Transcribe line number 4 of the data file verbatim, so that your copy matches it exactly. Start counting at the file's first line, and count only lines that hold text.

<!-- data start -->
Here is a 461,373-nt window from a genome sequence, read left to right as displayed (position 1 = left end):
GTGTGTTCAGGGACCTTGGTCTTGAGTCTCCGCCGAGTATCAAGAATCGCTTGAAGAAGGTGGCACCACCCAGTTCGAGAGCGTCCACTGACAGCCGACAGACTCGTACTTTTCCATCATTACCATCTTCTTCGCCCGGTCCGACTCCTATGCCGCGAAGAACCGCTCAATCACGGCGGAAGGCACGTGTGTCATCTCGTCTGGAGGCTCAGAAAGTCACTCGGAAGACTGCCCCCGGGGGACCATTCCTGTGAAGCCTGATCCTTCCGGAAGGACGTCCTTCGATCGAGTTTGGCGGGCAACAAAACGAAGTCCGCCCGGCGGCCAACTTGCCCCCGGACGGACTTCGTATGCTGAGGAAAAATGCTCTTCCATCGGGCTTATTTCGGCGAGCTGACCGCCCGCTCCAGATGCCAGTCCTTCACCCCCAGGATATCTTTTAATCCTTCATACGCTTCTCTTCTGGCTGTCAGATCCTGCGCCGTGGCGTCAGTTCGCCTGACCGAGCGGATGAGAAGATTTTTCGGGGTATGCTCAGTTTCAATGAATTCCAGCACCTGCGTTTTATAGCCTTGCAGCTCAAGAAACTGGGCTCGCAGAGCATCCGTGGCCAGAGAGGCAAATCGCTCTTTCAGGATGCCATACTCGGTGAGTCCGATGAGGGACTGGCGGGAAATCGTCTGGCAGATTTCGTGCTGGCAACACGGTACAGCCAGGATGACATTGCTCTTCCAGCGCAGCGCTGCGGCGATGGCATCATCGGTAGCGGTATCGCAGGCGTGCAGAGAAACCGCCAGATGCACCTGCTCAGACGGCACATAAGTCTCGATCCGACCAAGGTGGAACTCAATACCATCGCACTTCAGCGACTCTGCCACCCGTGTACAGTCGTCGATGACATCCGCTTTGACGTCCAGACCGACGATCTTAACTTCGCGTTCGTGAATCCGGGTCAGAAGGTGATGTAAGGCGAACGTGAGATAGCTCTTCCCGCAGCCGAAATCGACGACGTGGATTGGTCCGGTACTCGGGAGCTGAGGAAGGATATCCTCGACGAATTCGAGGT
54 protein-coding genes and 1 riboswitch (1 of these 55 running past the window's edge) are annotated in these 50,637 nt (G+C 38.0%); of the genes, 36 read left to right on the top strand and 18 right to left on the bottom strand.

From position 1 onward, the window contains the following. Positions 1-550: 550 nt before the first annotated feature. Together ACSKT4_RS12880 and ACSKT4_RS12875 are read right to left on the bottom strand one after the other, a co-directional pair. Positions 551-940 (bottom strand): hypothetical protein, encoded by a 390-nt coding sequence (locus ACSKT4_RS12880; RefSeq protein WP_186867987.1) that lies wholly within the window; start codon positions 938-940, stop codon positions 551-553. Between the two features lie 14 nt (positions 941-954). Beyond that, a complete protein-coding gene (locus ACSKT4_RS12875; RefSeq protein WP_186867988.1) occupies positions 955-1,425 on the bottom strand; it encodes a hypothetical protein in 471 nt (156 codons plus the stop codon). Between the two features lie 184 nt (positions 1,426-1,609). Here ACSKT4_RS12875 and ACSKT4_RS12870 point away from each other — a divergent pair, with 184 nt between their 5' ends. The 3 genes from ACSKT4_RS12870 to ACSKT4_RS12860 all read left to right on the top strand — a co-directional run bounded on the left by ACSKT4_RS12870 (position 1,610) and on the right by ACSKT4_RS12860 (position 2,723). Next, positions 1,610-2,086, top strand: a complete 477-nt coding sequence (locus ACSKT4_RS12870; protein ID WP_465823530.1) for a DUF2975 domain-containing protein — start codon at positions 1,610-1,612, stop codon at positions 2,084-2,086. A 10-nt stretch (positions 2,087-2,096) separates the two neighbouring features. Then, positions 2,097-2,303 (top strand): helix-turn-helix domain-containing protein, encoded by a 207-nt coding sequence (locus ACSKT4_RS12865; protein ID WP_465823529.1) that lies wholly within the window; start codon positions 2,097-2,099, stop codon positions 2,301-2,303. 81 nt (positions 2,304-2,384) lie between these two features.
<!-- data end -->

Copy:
From position 1 onward, the window contains the following. Positions 1-550: 550 nt before the first annotated feature. Together ACSKT4_RS12880 and ACSKT4_RS12875 are read right to left on the bottom strand one after the other, a co-directional pair. Positions 551-940 (bottom strand): hypothetical protein, encoded by a 390-nt coding sequence (locus ACSKT4_RS12880; RefSeq protein WP_186867987.1) that lies wholly within the window; start codon positions 938-940, stop codon positions 551-553. Between the two features lie 14 nt (positions 941-954). Beyond that, a complete protein-coding gene (locus ACSKT4_RS12875; RefSeq protein WP_186867988.1) occupies positions 955-1,425 on the bottom strand; it encodes a hypothetical protein in 471 nt (156 codons plus the stop codon). Between the two features lie 184 nt (positions 1,426-1,609). Here ACSKT4_RS12875 and ACSKT4_RS12870 point away from each other — a divergent pair, with 184 nt between their 5' ends. The 3 genes from ACSKT4_RS12870 to ACSKT4_RS12860 all read left to right on the top strand — a co-directional run bounded on the left by ACSKT4_RS12870 (position 1,610) and on the right by ACSKT4_RS12860 (position 2,723). Next, positions 1,610-2,086, top strand: a complete 477-nt coding sequence (locus ACSKT4_RS12870; protein ID WP_465823530.1) for a DUF2975 domain-containing protein — start codon at positions 1,610-1,612, stop codon at positions 2,084-2,086. A 10-nt stretch (positions 2,087-2,096) separates the two neighbouring features. Then, positions 2,097-2,303 (top strand): helix-turn-helix domain-containing protein, encoded by a 207-nt coding sequence (locus ACSKT4_RS12865; protein ID WP_465823529.1) that lies wholly within the window; start codon positions 2,097-2,099, stop codon positions 2,301-2,303. 81 nt (positions 2,304-2,384) lie between these two features.